This story was first published on October 28, 2013
According to a message that has circulated via text messages and social media posts since around August 2013, consumers should avoid eating canned fruit from Thailand because it may be contaminated with HIV. The message claims that more than 200 people with HIV were instructed by an unidentified “leader” to contaminate products in a Thai canned food factory by dripping their blood into the cans.
The message further claims that the Thai Government’s Ministry of Health has confirmed the contamination story.
However, the claims in the would-be warning are utter nonsense. There are no credible reports that confirm the claims in the message. Moreover, far from confirming the story, the Thai Government has in fact denied any such incident and debunked the rumours as false.
And, in any case, the claims have no scientific credibility whatsoever. HIV cannot live very long at all outside of the body. Thus, even if a person with HIV had dripped blood into a food product during the canning process, there is virtually no chance that a person who later ate the product would be infected. In an article about HIV transmission, the US Centers for Disease Control and Prevention (CDC) notes:
You can’t get HIV from consuming food handled by an HIV-infected person. Even if the food contained small amounts of HIV-infected blood or semen, exposure to the air, heat from cooking, and stomach acid would destroy the virus.
The CDC further explains:
HIV does not survive long outside the human body (such as on surfaces), and it cannot reproduce outside a human host.
In fact, the false warning is just one in a series of HIV and AIDS related Internet hoaxes that have circulated for years on end. This version of the hoax is reminiscent of another widespread – and equally untrue – rumour that claimed that a worker had deliberately contaminated various Pepsi products by adding HIV infected blood at a bottling plant. And another variant that has circulated since 2006 falsely claimed that a child had died of AIDS after eating takeaway food that contained blood from a cook with HIV. An even earlier version made the false claim that HIV contaminated blood was being deliberately added to ketchup containers in fast-food restaurants.
And, related rumours have claimed that sinister gangs have been placing HIV contaminated syringes under petrol pumps, on theatre seats and in other strange places. These rumours also have no substance.
Spreading such lies serves only to cause confusion and alarm and give fuel to the damaging myths that have long circulated about HIV and AIDS. If you receive one of these HIV related hoaxes, please do not pass it on to others. And please take the time to let the sender know that the information in the message is invalid.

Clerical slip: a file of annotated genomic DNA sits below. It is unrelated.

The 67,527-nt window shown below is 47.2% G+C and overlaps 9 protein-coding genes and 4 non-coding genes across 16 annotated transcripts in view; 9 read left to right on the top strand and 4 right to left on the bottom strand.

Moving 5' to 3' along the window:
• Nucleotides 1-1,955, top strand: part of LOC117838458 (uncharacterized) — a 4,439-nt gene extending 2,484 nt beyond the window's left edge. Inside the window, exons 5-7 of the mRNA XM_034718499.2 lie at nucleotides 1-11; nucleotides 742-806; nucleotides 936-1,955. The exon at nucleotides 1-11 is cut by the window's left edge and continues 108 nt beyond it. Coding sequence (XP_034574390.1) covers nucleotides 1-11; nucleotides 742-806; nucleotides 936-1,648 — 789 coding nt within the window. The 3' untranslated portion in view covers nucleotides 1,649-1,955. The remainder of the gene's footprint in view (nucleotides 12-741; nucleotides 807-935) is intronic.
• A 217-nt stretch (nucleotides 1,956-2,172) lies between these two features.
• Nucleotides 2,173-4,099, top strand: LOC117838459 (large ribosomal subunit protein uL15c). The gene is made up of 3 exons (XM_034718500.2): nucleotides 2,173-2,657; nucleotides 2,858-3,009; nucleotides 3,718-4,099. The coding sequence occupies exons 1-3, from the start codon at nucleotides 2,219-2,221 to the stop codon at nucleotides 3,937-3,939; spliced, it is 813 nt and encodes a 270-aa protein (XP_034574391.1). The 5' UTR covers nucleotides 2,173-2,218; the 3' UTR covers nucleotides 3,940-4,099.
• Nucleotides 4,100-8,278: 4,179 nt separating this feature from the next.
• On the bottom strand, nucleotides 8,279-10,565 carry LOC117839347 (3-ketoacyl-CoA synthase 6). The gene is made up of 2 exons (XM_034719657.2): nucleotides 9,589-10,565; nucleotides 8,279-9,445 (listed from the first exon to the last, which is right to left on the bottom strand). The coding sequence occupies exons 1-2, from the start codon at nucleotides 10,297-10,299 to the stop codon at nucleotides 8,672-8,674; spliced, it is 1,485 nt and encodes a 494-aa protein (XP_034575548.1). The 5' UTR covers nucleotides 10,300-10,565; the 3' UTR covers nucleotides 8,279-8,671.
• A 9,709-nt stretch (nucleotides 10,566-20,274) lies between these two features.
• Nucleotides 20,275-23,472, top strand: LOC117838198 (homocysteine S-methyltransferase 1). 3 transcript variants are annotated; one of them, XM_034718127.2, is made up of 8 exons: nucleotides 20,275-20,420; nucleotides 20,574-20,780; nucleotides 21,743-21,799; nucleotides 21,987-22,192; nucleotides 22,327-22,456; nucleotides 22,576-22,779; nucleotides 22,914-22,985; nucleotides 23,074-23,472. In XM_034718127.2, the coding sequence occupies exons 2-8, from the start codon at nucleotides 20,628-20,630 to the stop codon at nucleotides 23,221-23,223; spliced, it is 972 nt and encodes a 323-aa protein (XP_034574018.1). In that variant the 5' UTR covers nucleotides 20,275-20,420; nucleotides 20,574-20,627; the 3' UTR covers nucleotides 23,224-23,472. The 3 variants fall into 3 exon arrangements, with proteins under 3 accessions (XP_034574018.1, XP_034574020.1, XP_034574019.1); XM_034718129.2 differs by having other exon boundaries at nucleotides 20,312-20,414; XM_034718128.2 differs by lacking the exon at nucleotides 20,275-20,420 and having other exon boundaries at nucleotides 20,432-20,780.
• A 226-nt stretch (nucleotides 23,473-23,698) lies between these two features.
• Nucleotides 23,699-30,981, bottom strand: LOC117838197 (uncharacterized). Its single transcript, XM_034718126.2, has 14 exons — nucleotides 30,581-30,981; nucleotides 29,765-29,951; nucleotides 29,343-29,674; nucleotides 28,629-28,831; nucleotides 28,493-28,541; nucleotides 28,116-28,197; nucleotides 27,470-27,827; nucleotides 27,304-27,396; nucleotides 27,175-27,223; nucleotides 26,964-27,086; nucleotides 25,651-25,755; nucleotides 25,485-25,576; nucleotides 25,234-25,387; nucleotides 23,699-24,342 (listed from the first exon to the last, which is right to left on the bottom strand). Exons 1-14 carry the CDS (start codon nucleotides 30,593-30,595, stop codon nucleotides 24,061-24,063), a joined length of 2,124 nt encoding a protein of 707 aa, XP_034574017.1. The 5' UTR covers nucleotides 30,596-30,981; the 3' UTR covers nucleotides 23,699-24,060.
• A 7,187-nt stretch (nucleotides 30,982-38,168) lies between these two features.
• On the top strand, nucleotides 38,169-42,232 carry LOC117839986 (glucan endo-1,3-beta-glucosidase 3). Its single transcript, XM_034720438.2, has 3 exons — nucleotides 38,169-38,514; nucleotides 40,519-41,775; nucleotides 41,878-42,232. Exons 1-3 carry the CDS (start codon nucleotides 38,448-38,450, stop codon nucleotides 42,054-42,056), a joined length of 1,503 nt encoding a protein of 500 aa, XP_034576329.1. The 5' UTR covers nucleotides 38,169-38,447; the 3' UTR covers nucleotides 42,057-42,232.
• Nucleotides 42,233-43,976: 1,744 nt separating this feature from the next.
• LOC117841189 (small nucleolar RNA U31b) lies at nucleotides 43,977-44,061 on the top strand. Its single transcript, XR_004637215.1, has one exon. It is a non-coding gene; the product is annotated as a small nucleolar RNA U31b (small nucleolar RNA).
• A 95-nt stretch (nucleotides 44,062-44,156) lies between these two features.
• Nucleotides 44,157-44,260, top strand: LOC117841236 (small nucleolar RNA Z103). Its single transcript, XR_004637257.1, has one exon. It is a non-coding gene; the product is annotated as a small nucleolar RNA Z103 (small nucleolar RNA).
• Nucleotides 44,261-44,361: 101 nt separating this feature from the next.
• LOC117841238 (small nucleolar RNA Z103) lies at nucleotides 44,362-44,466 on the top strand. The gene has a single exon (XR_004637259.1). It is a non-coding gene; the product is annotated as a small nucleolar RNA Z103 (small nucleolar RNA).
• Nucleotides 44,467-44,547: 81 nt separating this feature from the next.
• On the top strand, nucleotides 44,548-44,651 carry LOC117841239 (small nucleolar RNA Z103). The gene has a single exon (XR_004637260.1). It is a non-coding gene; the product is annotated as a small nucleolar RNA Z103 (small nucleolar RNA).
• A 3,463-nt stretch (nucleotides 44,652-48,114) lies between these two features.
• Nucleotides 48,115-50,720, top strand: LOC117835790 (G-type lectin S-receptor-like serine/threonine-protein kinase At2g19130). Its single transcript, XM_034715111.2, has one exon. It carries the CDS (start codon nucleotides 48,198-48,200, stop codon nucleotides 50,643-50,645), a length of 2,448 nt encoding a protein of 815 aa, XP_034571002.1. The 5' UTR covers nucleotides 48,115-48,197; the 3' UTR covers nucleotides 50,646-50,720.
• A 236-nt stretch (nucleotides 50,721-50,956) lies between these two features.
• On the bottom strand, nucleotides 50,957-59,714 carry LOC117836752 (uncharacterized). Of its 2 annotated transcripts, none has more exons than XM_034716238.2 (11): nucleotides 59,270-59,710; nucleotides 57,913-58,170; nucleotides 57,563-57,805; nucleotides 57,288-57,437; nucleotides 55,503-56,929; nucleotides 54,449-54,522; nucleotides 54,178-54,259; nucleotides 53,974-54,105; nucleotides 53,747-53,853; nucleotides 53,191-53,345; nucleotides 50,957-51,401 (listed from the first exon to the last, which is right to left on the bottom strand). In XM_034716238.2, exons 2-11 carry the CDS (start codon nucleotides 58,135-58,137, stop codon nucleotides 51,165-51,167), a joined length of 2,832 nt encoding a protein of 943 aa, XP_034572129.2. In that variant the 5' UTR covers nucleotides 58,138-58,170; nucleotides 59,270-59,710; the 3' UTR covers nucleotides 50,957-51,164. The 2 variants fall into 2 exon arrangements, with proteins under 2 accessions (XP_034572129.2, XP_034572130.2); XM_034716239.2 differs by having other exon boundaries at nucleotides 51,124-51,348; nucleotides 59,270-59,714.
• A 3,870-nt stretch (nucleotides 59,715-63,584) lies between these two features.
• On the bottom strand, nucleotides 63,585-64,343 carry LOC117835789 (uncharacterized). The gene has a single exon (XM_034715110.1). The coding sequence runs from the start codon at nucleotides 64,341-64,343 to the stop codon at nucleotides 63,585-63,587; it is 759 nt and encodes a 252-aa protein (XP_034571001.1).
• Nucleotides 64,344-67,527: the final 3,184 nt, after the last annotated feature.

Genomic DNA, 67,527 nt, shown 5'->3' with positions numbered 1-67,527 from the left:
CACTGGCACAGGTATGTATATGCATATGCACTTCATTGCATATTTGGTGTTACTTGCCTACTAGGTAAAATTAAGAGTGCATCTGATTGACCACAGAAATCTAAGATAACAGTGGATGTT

Examples of the hoax message:
Radio 1 FM announced that Thai Govt. confirmed:
Emergency notification: Do NOT eat canned food especially those canned fruits manufactured in Thailand . There were over 200 HIV carriers instructed by their leader to contaminate the products of the canned food factory by their blood. The information was confirmed by the government this morning. In order not to let the people get infected
Please do not buy any canned fruits such as rambutans, longan, lychee, puddings and so on from Thailand. More than 200 HIV patients were ordered by their leaders to drip their blood into the canned foods. According to the Thai Government, its Ministry of Health has confirmed this and withdrew canned food. Please share this with family and friends.
Try not to eat canned food especially those canned fruits manufactured from thailand . There were 200 over HIV carriers instructed by their leader to contaminate the products of the canned food factory by their blood.
The information was confirmed by the government this morning. In order not to let the people get infected after eating, many types of canned food had been removed from the shelves of the supermarkets.such as longgan, lychee, rambutan and mango pudding. Pls send to people you care. Prevention is better than cure! Pls don’t buy canned food from thailand.
Importance NoticeAfter considerable thought and with an ache in my heart, I have decided that the time has come to close down the Hoax-Slayer website.
These days, the site does not generate enough revenue to cover expenses, and I do not have the financial resources to sustain it going forward.
Moreover, I now work long hours in a full-time and physically taxing job, so maintaining and managing the website and publishing new material has become difficult for me.
And finally, after 18 years of writing about scams and hoaxes, I feel that it is time for me to take my fingers off the keyboard and focus on other projects and pastimes.
When I first started Hoax-Slayer, I never dreamed that I would still be working on the project all these years later or that it would become such an important part of my life. It's been a fantastic and engaging experience and one that I will always treasure.
I hope that my work over the years has helped to make the Internet a little safer and thwarted the activities of at least a few scammers and malicious pranksters.
A Big Thank YouI would also like to thank all of those wonderful people who have supported the project by sharing information from the site, contributing examples of scams and hoaxes, offering suggestions, donating funds, or helping behind the scenes.
I would especially like to thank David White for his tireless contribution to the Hoax-Slayer Facebook Page over many years. David's support has been invaluable, and I can not thank him enough.
Closing DateHoax-Slayer will still be around for a few weeks while I wind things down. The site will go offline on May 31, 2021. While I will not be publishing any new posts, you can still access existing material on the site until the date of closure.
Thank you, one and all!